By Richard Lough - PORT LOUIS, Feb 16 (Reuters)
Chinese president Hu Jintao agreed on Tuesday to lend Mauritius $260 million to expand the island nation's airport and promised to deepen trade ties and investment in Africa despite the economic downturn.
"Despite difficulties in our own economy at home, China will continue to offer assistance to Africa within the realms of our capabilities," Hu told ministers and Chinese delegates.
"We have committed to expanding trade and mutual investment with Africa on a basis of equality and mutual benefit."
Hu has already visited Mali, Senegal and Tanzania and ends his trip in Mauritius, in a tour of nations that rank outside Africa's economic and resource heavyweights.
Analysts say it is a deliberate message that Beijing, whose trade with Africa has increased tenfold this decade to $107 billion last year, wants to engage right across the continent, even with smaller nations and in sectors beyond oil and mining.
Hu also said he would push for Africa to have more say in reforming international financial markets.
The global financial crisis is buffeting Mauritius' tourism sector, a key source of foreign exchange for the Indian Ocean island's $9 billion economy and is hampering its ambitions to double visitor arrivals to 2 million by 2015.
Trade between China and Mauritius increased by 11.7 percent in 2008 from the previous year to reach $323 million, Hu said.
In addition to the airport loan, He signed deals paving the way for an interest free loan of 40 million yuan ($5.9 million) and a 30 million yuan grant. Mauritian officials declined to say what the money was for.
Mauritian Prime Minister Navinchandra Ramgoolam said the two countries had discussed possible further assistance to improve transport in and out of the island's congested capital.
GATEWAY TO AFRICA
Mauritius, an old ally of Beijing, is one of Africa's most stable and prosperous countries but is devoid of the oil and minerals China craves. Instead, the island of 1.3 million inhabitants is marketing itself as Asia's gateway into Africa.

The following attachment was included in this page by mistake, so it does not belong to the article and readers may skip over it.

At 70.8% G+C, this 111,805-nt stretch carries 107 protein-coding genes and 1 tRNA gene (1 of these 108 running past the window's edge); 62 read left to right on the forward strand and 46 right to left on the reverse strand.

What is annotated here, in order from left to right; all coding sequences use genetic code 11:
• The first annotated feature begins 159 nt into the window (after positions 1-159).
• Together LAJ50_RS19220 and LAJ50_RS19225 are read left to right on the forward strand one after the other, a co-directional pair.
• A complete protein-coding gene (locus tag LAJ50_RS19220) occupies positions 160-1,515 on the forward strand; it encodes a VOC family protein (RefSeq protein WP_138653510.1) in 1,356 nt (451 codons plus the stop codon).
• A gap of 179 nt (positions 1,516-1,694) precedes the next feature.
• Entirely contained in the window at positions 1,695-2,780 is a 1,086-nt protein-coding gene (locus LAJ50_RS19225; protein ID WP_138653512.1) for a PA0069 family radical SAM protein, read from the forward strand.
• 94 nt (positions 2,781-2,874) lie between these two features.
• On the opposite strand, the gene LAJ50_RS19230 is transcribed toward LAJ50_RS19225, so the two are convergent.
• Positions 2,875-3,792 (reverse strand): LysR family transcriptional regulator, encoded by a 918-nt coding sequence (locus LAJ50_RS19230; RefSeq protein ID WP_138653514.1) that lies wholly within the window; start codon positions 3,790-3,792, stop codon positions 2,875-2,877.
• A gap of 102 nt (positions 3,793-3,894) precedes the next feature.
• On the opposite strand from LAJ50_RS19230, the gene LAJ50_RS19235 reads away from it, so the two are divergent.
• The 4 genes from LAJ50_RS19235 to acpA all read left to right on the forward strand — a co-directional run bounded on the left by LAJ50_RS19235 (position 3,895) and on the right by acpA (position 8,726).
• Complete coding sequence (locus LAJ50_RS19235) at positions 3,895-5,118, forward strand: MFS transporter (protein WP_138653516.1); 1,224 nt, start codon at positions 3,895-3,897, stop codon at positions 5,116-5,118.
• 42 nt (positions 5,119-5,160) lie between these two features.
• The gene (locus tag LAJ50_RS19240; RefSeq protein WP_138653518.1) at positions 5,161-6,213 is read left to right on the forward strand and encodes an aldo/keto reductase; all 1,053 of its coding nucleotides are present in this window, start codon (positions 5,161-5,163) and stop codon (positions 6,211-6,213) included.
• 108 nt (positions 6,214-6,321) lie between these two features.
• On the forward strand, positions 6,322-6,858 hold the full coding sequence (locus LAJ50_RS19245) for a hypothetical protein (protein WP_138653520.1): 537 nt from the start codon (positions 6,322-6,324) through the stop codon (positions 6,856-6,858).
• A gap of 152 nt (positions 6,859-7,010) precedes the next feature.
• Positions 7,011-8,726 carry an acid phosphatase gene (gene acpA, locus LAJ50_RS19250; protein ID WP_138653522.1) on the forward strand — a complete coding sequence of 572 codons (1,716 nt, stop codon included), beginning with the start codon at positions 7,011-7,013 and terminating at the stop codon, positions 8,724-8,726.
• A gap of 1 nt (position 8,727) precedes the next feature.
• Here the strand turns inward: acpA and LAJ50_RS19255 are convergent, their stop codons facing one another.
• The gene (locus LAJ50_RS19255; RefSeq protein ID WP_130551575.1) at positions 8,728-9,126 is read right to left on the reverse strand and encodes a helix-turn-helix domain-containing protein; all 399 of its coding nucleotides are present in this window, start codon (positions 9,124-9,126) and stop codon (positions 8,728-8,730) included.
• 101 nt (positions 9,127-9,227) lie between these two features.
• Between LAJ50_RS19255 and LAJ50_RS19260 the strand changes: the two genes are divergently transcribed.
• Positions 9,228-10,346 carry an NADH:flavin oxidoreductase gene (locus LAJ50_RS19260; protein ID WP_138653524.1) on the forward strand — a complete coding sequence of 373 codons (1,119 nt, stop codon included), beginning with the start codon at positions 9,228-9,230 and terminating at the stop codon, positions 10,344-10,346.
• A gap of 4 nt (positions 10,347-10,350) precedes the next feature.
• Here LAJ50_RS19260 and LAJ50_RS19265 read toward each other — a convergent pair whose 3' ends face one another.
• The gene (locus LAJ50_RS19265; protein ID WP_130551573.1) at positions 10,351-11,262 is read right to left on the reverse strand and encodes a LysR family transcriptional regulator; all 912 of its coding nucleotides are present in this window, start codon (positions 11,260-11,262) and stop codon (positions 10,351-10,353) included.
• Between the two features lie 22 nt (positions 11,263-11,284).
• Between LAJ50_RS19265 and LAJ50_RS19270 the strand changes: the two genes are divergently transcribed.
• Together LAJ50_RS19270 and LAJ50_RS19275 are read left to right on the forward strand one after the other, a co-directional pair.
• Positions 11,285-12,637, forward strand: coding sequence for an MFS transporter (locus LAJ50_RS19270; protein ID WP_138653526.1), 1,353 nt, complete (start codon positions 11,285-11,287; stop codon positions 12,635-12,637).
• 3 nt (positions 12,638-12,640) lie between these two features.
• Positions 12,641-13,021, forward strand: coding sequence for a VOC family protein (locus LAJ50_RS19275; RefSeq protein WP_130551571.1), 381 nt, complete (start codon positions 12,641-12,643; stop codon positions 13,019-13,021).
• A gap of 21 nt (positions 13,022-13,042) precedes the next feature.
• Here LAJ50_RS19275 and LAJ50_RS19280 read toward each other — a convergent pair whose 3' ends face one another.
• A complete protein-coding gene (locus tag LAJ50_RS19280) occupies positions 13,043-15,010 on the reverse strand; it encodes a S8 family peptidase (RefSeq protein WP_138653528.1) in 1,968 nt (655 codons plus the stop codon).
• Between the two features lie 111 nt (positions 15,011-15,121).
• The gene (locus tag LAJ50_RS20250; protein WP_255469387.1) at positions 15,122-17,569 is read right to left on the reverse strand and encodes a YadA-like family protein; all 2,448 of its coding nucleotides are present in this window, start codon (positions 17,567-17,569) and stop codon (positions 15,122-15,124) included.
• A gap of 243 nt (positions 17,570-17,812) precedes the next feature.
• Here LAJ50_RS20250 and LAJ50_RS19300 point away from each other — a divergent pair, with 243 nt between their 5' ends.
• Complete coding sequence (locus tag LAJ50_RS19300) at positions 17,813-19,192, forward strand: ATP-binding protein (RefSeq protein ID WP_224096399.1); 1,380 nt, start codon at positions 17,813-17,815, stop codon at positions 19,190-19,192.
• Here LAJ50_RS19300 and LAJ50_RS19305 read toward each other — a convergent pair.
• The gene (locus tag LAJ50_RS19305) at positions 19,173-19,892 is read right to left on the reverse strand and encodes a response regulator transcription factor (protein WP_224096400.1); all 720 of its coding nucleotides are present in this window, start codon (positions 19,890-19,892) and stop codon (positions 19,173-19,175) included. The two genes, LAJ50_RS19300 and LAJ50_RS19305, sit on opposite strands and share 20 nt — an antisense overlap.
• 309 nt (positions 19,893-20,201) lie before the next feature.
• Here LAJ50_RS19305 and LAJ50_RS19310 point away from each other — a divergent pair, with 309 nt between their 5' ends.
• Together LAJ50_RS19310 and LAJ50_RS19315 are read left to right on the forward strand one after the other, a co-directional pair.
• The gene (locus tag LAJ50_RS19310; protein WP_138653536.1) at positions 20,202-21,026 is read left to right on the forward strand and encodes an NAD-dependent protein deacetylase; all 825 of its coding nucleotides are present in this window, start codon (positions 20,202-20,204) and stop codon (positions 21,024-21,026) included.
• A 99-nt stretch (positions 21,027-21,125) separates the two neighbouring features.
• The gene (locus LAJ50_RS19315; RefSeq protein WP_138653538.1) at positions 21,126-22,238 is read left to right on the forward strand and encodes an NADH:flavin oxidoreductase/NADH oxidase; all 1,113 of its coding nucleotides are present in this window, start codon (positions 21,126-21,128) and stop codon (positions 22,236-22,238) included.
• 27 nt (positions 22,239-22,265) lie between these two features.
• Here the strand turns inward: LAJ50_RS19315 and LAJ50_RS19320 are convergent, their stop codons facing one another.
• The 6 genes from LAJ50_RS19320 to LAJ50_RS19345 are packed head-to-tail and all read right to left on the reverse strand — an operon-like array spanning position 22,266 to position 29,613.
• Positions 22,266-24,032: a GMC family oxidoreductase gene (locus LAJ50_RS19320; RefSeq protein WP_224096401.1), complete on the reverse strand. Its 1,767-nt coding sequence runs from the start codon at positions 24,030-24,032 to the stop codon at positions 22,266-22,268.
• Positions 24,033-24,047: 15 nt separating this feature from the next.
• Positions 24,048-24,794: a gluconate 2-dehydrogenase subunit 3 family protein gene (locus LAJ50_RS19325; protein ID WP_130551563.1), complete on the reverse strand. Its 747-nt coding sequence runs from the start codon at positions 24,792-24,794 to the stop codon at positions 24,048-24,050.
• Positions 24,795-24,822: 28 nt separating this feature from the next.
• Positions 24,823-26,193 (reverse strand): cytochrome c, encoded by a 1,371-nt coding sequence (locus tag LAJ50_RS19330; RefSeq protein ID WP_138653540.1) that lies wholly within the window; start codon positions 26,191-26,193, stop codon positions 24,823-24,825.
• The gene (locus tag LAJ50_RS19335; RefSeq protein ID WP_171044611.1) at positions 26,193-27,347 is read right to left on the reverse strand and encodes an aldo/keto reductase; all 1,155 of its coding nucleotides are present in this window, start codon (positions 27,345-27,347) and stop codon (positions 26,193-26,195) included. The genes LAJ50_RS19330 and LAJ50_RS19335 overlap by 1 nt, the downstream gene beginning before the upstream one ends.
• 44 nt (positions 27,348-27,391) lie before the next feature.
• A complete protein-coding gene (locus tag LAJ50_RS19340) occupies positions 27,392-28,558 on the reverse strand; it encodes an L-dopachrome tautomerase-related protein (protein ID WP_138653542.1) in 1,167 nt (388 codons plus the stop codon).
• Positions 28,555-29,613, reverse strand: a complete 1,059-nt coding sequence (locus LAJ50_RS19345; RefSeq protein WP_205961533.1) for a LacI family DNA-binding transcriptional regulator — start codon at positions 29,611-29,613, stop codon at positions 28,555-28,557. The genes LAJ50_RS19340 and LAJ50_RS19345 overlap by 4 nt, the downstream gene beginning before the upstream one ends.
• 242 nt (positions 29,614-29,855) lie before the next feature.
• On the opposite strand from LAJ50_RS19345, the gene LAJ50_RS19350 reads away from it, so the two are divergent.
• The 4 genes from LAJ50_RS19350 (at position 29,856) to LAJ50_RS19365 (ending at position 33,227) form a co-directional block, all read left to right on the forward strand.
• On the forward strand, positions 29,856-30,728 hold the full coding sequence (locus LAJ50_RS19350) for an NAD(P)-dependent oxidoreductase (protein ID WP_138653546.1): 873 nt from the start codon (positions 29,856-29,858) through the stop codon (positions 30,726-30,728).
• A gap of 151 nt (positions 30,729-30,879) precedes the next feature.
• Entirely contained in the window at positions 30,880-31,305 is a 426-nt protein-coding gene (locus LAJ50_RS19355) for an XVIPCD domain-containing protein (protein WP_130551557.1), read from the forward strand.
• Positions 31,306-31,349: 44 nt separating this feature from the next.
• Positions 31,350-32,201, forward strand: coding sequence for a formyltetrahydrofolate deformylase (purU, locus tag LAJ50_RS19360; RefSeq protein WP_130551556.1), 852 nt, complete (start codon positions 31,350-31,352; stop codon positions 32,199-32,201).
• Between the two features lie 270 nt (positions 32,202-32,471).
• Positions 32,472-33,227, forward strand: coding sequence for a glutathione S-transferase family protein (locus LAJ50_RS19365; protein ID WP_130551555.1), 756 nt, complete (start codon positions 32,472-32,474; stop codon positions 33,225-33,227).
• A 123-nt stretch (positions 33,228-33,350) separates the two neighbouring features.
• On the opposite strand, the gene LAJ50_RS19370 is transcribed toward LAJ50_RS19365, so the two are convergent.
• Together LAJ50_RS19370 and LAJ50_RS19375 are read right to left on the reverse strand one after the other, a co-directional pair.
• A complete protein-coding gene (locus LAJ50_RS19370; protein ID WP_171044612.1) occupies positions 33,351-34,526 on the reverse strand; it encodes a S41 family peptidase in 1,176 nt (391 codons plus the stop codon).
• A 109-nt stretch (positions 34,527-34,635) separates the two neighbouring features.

"We are pitching Mauritius as a platform, a value added service platform between the two continents," Raju Jaddu, Chairman of the Board of Investment, told Reuters.
Analysts say Mauritius, with its established and stable financial sector, can be of strategic importance to China.
"It is the key economy in the Indian Ocean region. Traditionally, Mauritius has been under the Indian sphere of influence. Now China is looking to challenge that," said Martyn Davies, head of the Centre for Chinese Studies at South Africa's Stellenbosch University.
Hu pledged to speed up construction of the China-funded $730 million Economic and Trade Zone north of the capital. The Tianli project will be the largest injection of foreign direct investment into Mauritius, generating up to 40,000 jobs, Mauritius government officials say.
It is expected to create up to 7 billion rupees ($210 million) of exports per year, almost 10 percent of Mauritius' external sales in 2007. But critics accuse the Chinese of exploitation and mainly employing fellow countrymen.
Before Hu's visit, China had extended Mauritius more than 800 million Yuan ($117 million) in preferential loans since the island recognised Beijing in 1972.
Thirteen Chinese companies operate in Mauritius in the textile, construction and IT sectors and more than half of all foreign workers on the island are Chinese.